We saw, above, that Keen collapsed (or confused) revenue and profit and saw this as disrupting reproduction. But revenues are not profits; revenue is an entirely distinct concept. Revenues fund capitalists’ consumption of total gold output and three tons of corn: they do not enter reproduction (Marx 1990:738). Profits are determined on the basis of the new value composition of capital and not the organic composition of the previous period, as Keen suggests. The increased value of corn necessarily changes the ratio of surplus-value to variable capital.

Keeping in mind that we’re calling $1 the equivalent of one hour of labour, surplus labour in Period 2 is

80 – 23.64 = 56.36 hours.

The rate of surplus-value for Period 2 can then be derived:

s / v = 56.36 / 23.64 = 238.41%.

Both surplus labour and the rate of surplus-value have declined in Period 2 and less surplus-value is generated as a result. The average profit for the iron industry is derived by dividing its composition (c + v) by the total social capital (total c + total v) and expressing this ratio as a part of the total surplus value (total s):

56.36([50.91 + 16.55] / [101.82 + 23.64]) = $30.31.

The difference between profit in Period 2 and Period 1 is

30.31 – 31.82 = –$1.51.

This doesn’t indicate any inconsistency, but is consistent with the increased value of means of subsistence and, thus, the value of labour-power. The difference of $1.51 simply expresses a decreased rate of surplus-value and, against Keen, has nothing to do with revenue.

Once capital has been advanced and revenue spent, the total social product has been reproduced. Total purchases in Period 2 are the total social capital (total c + total v) plus total revenue (r):

125.46 + 66.54 = $192.

This equals the total production price for Period 1: the total social capital invested plus the total profit (π):

132 + 60 = $192.

Finally, in Period 2 all sales equal their purchases:

Iron: (corn c + gold c) – (iron v + iron r) = (21.82 + 29.09) – (16.55 + 34.36) = $0

Gold: (iron r + corn r) – (gold c + gold v + 3 tons of corn) = (34.36 + 13.64) – (29.09 + 4.73 + 14.19) = $0

Corn: (iron v + gold v + 3 tons of corn) – (corn c + corn r) = (16.55 + 4.73 + 14.19) – (21.82 + 13.64) = $0

In other words, demand meets supply exactly. There is no excess value and, thus, reproduction cannot expand. The total social product has been bought and sold at production prices that diverge from input values. The model is stationary. There is no demonstrable inconsistency.

4.

The transformation of values into prices is only a problem on the assumption that the prices of commodities entering production and prices of commodities leaving production, “are two aspects of the same transaction”. But input and output prices inform two separate transactions made at separate points in time. The point of the production process is the augmentation of value. Marx notes that it would be nonsensical to invest capital if that capital value did not expand. Thus, the value that issues from the circuit of a capital is not equal to the capital value invested (c + v), but to the total value output (w); viz. the value that constant capital represents plus a new value that both replaces the variable capital and produces a surplus-value beyond this (c + v + s). Any individual capital is always under the condition of the total social capital. Competition among capitals distributes the total surplus value across individual capitals to give the average profit on investment (π). For instance, the iron industry produced a surplus-value of $39.45 in Period 2, but only realised a profit of $31.82. Competition with other capitals forced it to forfeit a value of $7.63. The addition of the average profit to the capital invested finally gives the prices of production paid for inputs in the next period (c + v + π).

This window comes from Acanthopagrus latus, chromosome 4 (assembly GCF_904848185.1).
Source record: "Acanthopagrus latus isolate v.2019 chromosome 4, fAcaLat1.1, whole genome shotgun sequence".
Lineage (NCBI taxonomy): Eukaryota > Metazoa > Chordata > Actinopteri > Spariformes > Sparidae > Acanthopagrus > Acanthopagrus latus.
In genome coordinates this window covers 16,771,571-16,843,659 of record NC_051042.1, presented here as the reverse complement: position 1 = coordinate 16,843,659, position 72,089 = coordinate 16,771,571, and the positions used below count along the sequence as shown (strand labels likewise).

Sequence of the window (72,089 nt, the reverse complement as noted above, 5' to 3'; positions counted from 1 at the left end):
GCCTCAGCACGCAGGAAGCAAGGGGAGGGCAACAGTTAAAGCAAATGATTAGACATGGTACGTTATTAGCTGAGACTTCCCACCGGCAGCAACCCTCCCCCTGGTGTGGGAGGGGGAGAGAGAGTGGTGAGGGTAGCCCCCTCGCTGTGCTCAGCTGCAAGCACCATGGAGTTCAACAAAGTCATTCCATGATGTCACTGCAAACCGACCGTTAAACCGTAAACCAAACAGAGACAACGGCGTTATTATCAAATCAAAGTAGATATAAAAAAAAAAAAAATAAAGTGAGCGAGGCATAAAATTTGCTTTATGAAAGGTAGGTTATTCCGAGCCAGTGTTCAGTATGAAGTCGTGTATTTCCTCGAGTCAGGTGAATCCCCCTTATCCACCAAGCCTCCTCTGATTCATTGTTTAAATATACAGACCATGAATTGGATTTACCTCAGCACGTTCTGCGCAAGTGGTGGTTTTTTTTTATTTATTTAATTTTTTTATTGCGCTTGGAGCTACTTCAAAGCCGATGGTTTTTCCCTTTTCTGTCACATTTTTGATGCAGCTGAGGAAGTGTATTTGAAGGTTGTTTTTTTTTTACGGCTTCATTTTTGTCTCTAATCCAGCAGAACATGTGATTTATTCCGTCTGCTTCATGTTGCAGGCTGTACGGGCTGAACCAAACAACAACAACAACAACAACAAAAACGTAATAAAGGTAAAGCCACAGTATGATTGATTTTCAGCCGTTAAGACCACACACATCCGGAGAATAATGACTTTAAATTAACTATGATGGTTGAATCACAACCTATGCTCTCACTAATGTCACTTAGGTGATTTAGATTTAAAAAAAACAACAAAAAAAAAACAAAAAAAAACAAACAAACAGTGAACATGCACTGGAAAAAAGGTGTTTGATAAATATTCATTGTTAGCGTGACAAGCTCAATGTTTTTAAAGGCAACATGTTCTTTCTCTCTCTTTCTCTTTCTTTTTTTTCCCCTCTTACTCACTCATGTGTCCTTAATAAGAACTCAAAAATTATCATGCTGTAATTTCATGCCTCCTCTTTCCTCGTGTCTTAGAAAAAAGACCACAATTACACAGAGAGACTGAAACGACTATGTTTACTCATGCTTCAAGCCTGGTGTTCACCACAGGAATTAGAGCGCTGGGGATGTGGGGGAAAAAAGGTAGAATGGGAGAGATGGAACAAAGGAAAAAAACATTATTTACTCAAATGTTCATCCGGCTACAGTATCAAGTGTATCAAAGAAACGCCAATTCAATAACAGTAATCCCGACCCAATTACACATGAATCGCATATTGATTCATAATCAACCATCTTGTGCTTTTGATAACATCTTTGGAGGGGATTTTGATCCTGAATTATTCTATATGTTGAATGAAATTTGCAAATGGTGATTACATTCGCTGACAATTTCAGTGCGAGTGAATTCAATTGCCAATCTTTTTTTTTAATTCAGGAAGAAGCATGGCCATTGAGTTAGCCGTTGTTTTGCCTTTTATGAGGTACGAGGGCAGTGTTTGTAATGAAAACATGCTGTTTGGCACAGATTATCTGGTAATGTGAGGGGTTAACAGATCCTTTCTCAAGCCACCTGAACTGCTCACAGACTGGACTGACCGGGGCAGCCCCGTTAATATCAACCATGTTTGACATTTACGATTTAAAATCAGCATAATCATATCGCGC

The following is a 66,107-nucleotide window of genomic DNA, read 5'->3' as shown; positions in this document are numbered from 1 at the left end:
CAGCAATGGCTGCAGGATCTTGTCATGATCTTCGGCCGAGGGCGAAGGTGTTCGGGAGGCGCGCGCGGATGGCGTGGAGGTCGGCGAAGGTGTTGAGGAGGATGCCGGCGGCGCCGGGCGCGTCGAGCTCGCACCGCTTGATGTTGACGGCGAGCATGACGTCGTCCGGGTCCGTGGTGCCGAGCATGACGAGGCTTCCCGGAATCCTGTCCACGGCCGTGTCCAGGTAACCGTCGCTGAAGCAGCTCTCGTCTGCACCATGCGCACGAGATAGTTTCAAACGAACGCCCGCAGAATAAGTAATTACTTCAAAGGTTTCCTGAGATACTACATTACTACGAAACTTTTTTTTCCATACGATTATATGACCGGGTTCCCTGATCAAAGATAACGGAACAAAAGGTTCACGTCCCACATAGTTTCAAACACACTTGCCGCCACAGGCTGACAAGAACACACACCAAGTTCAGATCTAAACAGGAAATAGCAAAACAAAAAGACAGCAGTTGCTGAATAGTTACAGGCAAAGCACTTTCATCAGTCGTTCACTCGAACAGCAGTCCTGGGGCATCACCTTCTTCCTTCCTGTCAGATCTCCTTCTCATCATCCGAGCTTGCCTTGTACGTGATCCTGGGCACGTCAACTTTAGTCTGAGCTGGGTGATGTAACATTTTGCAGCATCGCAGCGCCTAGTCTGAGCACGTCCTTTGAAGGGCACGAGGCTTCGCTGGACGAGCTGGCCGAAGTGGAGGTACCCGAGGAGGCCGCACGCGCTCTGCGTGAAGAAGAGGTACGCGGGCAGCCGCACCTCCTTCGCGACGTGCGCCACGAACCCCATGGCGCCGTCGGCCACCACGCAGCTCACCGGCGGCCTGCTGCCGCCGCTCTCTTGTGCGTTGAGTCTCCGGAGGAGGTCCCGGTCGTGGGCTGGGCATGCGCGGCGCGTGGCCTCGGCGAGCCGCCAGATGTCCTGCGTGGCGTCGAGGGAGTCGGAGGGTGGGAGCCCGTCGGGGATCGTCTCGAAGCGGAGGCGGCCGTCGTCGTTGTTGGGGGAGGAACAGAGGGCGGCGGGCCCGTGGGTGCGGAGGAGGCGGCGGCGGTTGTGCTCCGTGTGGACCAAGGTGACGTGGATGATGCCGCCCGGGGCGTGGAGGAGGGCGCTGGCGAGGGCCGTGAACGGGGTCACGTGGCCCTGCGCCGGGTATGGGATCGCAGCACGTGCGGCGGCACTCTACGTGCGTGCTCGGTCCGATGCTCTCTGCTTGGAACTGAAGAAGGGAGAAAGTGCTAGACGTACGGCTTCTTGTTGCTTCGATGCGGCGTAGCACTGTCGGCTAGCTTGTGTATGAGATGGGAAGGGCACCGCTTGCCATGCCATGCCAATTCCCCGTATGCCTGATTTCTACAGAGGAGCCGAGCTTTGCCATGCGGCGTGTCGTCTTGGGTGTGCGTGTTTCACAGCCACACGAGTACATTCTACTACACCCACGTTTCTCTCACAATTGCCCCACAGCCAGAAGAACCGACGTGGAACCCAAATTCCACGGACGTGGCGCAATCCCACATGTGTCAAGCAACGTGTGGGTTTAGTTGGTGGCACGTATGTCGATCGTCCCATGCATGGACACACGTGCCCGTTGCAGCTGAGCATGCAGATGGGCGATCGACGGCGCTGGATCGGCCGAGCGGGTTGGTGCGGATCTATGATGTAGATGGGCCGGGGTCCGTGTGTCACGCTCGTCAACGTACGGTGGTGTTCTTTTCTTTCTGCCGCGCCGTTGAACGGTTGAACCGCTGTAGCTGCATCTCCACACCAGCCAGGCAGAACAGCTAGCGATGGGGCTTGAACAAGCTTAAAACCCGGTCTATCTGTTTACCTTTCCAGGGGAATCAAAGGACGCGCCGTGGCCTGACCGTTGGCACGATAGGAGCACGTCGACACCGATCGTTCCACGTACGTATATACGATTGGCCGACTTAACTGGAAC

Simultaneity suggests that inputs are bought at prices that their consumption and circulation have yet to generate. Prices are simultaneously generated for inputs and outputs. But this means that inputs are constrained to prices of production that logically cannot yet exist, if we allow non-reversible time. This renders a key aspect Keen’s intervention into economics inconsistent. He both rejects simultaneity and follows Steedman in using this method in his attempt to refute Marx. “If economics is to have any relevance to the real world—if economics is even to be internally consistent—then it must be formulated in ways that do not assume equilibrium,” Keen says. “Time, and dynamic analysis, must finally make an appearance in economic analysis” (Keen 2001:175). The exclusion of time and disequilibrium is a question of scientific method for Keen: “A theory may well draw power from ‘unrealistic’ assumptions if those assumptions assert, rightly, that some factors are unimportant in determining the phenomena under investigation,” he says. “But it will be hobbled if those assumptions specify a domain of the theory and real world phenomena are outside that domain” (Keen 2001:153). Time is a “real world phenomena” that is outside the theory-domain given in the transformation problem. In its place, constant physical quantities and equilibrium prices are assumed.

Keen goes further. He scolds those interpreters of Marx that insist that time “make an appearance” and equilibrium be discarded. “The latest attempts [to refute the charge of internal inconsistency] argue that, since Marx’s theory was actually dynamic rather than static, the transformation problem should be solvable in a dynamic model,” Keen says, then immediately adds, “Nice try guys, but you really shouldn’t bother” (Keen 2001:288). Is this not a classic example of moving outside an argument, if not into ad-hominem, when your opponent nulifies your claims? And yet Keen argues that temporal interpretations of Marx must have greater “relevance to the real world”, given that they allows time to exist, than his own static interpretation. In other words, Keen must reject the first part of his own refutation of Marx.

Bibliography

Keen S (2001) Debunking Economics: The Naked Emperor of the Social Sciences, Zed Books, London and New York.

Kliman A (2007) Reclaiming Marx’s Capital: A Refutation of the Myth of Inconsistency, Lexington  Books, Lanham, Maryland.

Marx, Karl (1990) Capital I, Penguin, London.

Steedman I (1977) Marx after Sraffa, New Left Books, London.